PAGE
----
by Darrell Jobman, Editor-in-Chief, TradingEducation.com, LLC
Daily currency analysis
for Friday, March 7, 2008
The dollar remained under pressure in European trading ahead of the US employment data on Friday and settled just weaker than the 1.54 level.
US non-farm employment fell by a further 63,000 in February after a downwardly-revised 22,000 decline for January. This was the weakest figure for close to five years and there were further falls in manufacturing and construction employment. Most sectors were weak which suggests a downturn in the economy as a whole and this will maintain weak sentiment.
There was a decline in the unemployment rate to 4.8% from 5.0%. The drop, however, reflected a sharp drop in the workforce as discouraged workers gave up looking for jobs while recorded employment fell. The 0.3% increase in earnings will not have a significant market impact.
The data will reinforce recession fears in the US economy and maintain pressure for further Fed support measures. Fed Governor Fisher warned the markets not to expect Fed action before the next scheduled meeting and he also stated that recent Fed policy would not continue. The Fed did, however, announce that the auctions to boost market liquidity would be increased to help ease money-market tensions. This may curb immediate pressure for lower interest rates, but markets continued to price in a 0.75% Fed Funds rate cut in March.
The dollar weakened further immediately after the US employment data, but there was aggressive position of adjustment in New York with a Euro decline to lows around 1.5320.
The German industrial data was stronger than expected with a 6.9% annual production increase, but this did not have a significant impact. There were again no significant protests against Euro strength by ECB officials.
The dollar held close to 102.50 support for much of Asian trading as there was caution ahead of the US data.
As expected, the Bank of Japan left interest rates on hold at 0.50% following the latest policy meeting. The government has pushed ahead to nominate Muto as the next Bank of Japan governor which may trigger some friction with parliament.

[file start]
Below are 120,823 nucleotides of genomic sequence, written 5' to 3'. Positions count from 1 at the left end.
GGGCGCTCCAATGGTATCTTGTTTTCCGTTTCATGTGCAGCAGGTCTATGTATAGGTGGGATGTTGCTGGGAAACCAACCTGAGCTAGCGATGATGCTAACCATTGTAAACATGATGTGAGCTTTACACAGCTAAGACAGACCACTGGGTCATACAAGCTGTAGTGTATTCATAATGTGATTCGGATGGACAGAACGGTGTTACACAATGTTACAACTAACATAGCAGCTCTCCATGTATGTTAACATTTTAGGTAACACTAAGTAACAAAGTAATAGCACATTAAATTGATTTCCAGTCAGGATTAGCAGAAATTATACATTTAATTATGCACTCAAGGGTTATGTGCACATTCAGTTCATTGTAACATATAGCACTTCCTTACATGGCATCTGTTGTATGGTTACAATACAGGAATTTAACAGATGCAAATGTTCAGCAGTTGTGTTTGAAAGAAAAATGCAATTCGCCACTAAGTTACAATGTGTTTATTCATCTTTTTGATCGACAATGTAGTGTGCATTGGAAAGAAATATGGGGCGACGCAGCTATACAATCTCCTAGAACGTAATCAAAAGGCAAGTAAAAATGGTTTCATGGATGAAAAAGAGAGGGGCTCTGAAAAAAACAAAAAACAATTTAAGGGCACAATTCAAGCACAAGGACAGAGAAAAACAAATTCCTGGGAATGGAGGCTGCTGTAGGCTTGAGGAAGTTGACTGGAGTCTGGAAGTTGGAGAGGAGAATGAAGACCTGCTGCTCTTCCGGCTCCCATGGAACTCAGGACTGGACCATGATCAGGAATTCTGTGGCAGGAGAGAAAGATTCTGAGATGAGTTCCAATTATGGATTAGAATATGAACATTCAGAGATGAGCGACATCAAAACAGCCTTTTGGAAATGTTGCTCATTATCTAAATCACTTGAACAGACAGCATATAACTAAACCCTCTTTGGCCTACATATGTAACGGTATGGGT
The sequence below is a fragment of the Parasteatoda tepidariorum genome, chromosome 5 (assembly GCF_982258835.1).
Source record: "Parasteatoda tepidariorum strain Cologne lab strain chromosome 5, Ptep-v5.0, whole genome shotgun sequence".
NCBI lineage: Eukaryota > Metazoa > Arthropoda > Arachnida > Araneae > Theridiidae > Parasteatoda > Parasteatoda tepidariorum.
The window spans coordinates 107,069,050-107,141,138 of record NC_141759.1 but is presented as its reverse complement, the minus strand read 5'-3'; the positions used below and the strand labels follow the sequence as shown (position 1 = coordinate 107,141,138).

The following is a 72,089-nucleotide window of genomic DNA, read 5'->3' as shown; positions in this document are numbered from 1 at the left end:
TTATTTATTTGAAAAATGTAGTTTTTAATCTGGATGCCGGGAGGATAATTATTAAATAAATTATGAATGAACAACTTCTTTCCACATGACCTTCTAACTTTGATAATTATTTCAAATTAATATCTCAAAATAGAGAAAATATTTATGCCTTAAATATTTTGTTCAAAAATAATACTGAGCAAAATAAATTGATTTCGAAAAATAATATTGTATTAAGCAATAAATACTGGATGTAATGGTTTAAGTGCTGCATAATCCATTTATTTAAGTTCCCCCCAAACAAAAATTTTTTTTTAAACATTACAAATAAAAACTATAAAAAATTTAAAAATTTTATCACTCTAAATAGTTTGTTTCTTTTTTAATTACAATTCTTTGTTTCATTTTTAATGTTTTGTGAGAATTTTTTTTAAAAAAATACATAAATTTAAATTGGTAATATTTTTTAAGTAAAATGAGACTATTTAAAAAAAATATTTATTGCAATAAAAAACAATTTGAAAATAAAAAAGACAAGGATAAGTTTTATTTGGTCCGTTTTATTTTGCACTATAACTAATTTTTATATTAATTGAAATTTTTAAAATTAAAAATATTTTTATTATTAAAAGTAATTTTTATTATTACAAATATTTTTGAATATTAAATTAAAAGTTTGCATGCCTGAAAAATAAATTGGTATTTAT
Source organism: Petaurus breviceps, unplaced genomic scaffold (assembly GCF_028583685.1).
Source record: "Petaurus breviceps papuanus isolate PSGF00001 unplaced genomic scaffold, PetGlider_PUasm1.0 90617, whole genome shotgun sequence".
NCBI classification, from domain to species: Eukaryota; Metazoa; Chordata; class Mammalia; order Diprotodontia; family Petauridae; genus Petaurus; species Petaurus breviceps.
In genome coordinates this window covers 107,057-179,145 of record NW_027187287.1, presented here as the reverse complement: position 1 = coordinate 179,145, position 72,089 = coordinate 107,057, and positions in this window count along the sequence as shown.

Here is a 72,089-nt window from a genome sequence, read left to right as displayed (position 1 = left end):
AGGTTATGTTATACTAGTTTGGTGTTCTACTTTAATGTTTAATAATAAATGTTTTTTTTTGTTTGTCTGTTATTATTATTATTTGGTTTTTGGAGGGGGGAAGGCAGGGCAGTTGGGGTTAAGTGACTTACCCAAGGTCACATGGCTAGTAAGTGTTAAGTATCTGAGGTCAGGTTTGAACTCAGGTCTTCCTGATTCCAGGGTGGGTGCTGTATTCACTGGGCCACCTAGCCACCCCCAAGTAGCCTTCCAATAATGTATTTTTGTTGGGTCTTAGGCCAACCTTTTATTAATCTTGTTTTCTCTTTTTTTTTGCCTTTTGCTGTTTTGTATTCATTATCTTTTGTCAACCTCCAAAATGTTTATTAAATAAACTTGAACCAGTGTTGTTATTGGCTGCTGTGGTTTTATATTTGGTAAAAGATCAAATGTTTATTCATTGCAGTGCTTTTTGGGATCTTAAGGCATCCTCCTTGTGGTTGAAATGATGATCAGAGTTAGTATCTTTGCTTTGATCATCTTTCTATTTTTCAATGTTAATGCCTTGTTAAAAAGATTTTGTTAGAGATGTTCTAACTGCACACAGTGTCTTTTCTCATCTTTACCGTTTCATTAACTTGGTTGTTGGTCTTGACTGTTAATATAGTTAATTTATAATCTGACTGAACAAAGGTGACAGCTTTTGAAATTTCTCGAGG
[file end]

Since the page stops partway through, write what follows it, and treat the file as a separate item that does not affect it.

The Finance Minister warned that the forex market was being monitored very closely and there will be reservations over dollar selling given the threat of verbal intervention. A decisive move to intervene still looks unlikely at this stage given that the yen is still relatively weak on a trade-weighted basis.
Increased risk aversion strengthened the yen to below 102.0 in Europe and there was spike lower to 101.40 after the US payroll data before a recovery to 102.60. Credit fears will continue to provide background support.
Sterling has remained strong over the past 24 hours with gains to highs near 0.76 against the Euro. The UK currency also pushed to new 2008 highs just above 2.02 against the dollar before correcting back to 2.0140 in choppy US trading.
There were no significant domestic developments with international risk conditions dominant.
Underlying credit-related stresses will continue to be a significant risk factor for the UK currency as there will be important fears over the financial sector. In contrast, there is likely to be slightly greater short-term confidence over the domestic economy. The production and producer prices data will be monitored closely on Monday for further evidence on domestic trends.
Swiss franc strengthened to fresh record highs around 1.0130 against the US dollar following the US employment data. The franc was heavily over-bought after rapid gains over the past week and retreated to 1.0280 in volatile trading. The franc also tested levels beyond 1.57 against the Euro before a correction.
Levels of risk aversion remained dominant and the Swiss franc continued to draw support from elevated stress levels. The iTraxx crossover index of European bond insurance increased to a record high in early European trading which supported the franc.
Conditions stabilised to some extent in US trading as Wall Street resisted heavy early selling pressure and this curbed franc buying support.
The Australian dollar found support around the 0.9250 level and pushed back to above 0.93 in local trading on Friday. Conditions in global markets will tend to dominate in the short term and underlying credit fears will curb short-term Australian dollar support, especially with fears of liquidity contraction.
The levels of commodity prices will remain important and will provide some degree of currency support. A key feature is likely to be a sustained increase in volatility and the Australian dollar retreated to 0.93 from levels around 0.9370.